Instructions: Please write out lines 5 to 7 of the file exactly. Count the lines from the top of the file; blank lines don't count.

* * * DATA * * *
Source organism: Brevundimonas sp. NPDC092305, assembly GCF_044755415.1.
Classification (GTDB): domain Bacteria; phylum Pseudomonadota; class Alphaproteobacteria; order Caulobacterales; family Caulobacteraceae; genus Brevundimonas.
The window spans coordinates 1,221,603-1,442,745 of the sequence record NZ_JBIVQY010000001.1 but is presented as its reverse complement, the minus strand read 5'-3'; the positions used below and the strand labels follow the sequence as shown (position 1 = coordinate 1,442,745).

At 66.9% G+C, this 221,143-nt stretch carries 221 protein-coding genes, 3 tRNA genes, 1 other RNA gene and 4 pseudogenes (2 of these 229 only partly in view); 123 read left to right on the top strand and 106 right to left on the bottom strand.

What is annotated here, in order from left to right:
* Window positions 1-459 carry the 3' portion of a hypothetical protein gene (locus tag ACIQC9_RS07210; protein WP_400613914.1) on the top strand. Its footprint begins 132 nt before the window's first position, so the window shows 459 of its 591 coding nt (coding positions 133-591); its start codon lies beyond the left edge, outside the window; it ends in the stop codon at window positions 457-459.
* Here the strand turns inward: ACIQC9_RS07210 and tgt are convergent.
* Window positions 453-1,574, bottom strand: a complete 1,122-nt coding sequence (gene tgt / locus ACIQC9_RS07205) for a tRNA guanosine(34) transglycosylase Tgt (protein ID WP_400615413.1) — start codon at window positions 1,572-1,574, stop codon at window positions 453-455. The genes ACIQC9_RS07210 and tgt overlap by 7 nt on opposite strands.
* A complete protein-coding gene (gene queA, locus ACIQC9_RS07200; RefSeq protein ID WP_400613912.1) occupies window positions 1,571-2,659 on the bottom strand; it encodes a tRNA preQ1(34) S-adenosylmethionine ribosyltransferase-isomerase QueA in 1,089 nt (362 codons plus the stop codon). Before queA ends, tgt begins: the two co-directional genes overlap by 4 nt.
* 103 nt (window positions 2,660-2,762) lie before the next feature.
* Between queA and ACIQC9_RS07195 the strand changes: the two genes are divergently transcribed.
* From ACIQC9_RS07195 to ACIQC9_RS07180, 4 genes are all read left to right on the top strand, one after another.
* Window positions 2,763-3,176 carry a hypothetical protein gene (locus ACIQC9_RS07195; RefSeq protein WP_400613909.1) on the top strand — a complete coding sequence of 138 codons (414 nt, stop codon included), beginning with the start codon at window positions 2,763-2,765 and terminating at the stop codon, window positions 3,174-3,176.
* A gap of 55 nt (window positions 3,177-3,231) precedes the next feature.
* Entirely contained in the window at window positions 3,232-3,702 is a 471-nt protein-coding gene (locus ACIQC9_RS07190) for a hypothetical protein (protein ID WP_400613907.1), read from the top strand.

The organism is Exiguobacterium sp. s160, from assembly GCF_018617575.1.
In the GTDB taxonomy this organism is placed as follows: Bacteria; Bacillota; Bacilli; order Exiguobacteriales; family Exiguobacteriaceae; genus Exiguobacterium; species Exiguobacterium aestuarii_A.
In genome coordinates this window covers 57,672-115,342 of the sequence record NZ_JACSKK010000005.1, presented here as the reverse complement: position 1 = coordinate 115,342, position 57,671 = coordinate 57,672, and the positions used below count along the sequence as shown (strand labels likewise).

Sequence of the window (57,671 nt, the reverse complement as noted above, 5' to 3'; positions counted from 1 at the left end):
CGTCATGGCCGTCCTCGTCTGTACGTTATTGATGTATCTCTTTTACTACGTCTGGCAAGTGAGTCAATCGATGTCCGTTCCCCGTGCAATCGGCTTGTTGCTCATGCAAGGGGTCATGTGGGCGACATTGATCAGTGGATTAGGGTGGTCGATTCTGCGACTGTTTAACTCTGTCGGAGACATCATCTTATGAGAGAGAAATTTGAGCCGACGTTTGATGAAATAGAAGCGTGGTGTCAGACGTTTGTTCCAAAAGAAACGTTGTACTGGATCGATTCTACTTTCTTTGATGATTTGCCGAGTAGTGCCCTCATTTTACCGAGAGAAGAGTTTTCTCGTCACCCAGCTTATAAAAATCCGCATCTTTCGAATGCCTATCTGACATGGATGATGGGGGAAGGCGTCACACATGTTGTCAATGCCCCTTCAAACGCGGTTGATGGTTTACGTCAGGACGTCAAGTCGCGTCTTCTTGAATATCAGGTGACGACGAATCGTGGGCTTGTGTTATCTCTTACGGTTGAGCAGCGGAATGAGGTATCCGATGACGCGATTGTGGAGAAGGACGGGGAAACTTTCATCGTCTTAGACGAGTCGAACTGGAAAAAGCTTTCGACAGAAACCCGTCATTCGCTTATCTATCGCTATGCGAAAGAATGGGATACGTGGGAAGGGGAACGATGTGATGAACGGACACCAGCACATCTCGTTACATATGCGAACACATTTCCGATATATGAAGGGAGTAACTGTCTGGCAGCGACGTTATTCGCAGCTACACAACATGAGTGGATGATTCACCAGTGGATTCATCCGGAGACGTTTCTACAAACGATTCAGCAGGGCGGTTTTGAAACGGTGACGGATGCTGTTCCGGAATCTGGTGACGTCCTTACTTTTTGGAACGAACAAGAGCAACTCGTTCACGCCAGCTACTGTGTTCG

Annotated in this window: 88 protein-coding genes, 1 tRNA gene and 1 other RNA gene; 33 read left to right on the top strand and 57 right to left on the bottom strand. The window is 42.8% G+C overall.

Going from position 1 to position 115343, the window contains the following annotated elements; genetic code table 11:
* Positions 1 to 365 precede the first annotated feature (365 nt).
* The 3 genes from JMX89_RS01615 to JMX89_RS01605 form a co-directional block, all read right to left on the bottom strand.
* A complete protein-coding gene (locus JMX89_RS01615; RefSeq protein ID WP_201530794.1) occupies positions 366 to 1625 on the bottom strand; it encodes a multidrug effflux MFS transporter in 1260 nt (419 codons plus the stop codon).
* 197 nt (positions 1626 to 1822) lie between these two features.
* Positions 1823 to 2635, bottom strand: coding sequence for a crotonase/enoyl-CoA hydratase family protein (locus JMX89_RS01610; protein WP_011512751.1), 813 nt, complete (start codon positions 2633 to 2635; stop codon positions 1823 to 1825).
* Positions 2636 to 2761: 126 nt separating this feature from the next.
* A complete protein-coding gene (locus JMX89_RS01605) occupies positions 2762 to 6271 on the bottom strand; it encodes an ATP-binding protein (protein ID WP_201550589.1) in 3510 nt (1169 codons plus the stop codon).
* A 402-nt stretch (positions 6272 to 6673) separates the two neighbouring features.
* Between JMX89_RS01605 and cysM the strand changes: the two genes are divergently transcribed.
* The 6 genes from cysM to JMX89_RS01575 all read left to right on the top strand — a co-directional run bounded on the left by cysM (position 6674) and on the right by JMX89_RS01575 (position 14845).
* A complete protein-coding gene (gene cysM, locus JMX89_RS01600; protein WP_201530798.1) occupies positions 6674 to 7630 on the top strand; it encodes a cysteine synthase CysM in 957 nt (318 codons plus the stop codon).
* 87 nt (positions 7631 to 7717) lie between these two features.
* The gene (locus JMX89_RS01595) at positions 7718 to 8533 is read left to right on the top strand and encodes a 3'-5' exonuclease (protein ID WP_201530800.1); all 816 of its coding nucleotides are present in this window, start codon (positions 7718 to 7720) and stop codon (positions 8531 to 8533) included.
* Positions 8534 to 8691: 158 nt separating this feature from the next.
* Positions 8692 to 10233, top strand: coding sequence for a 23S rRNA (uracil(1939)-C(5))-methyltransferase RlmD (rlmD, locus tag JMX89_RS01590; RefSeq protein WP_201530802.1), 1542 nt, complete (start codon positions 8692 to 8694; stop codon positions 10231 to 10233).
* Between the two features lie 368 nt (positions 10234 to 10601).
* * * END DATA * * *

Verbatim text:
What is annotated here, in order from left to right:
* Window positions 1-459 carry the 3' portion of a hypothetical protein gene (locus tag ACIQC9_RS07210; protein WP_400613914.1) on the top strand. Its footprint begins 132 nt before the window's first position, so the window shows 459 of its 591 coding nt (coding positions 133-591); its start codon lies beyond the left edge, outside the window; it ends in the stop codon at window positions 457-459.
* Here the strand turns inward: ACIQC9_RS07210 and tgt are convergent.